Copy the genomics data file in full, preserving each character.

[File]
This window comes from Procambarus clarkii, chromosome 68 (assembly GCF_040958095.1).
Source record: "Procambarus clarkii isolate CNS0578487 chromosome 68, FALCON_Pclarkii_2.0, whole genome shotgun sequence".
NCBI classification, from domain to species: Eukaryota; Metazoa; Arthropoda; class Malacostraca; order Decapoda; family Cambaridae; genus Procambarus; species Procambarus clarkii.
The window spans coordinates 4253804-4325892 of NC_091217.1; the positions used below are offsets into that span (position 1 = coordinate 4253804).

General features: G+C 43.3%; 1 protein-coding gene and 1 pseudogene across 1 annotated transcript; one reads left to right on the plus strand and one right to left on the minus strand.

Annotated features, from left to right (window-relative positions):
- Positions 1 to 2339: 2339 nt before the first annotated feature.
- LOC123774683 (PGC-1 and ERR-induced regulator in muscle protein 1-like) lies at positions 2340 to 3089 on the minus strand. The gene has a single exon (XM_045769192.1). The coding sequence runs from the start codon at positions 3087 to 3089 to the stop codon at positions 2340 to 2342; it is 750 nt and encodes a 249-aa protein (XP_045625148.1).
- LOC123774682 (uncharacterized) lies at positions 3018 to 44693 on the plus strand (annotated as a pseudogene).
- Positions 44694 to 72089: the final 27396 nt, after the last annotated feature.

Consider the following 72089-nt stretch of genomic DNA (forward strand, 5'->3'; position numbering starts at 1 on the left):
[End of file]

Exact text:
This window comes from Procambarus clarkii, chromosome 68 (assembly GCF_040958095.1).
Source record: "Procambarus clarkii isolate CNS0578487 chromosome 68, FALCON_Pclarkii_2.0, whole genome shotgun sequence".
NCBI classification, from domain to species: Eukaryota; Metazoa; Arthropoda; class Malacostraca; order Decapoda; family Cambaridae; genus Procambarus; species Procambarus clarkii.
The window spans coordinates 4253804-4325892 of NC_091217.1; the positions used below are offsets into that span (position 1 = coordinate 4253804).

General features: G+C 43.3%; 1 protein-coding gene and 1 pseudogene across 1 annotated transcript; one reads left to right on the plus strand and one right to left on the minus strand.

Annotated features, from left to right (window-relative positions):
- Positions 1 to 2339: 2339 nt before the first annotated feature.
- LOC123774683 (PGC-1 and ERR-induced regulator in muscle protein 1-like) lies at positions 2340 to 3089 on the minus strand. The gene has a single exon (XM_045769192.1). The coding sequence runs from the start codon at positions 3087 to 3089 to the stop codon at positions 2340 to 2342; it is 750 nt and encodes a 249-aa protein (XP_045625148.1).
- LOC123774682 (uncharacterized) lies at positions 3018 to 44693 on the plus strand (annotated as a pseudogene).
- Positions 44694 to 72089: the final 27396 nt, after the last annotated feature.

Consider the following 72089-nt stretch of genomic DNA (forward strand, 5'->3'; position numbering starts at 1 on the left):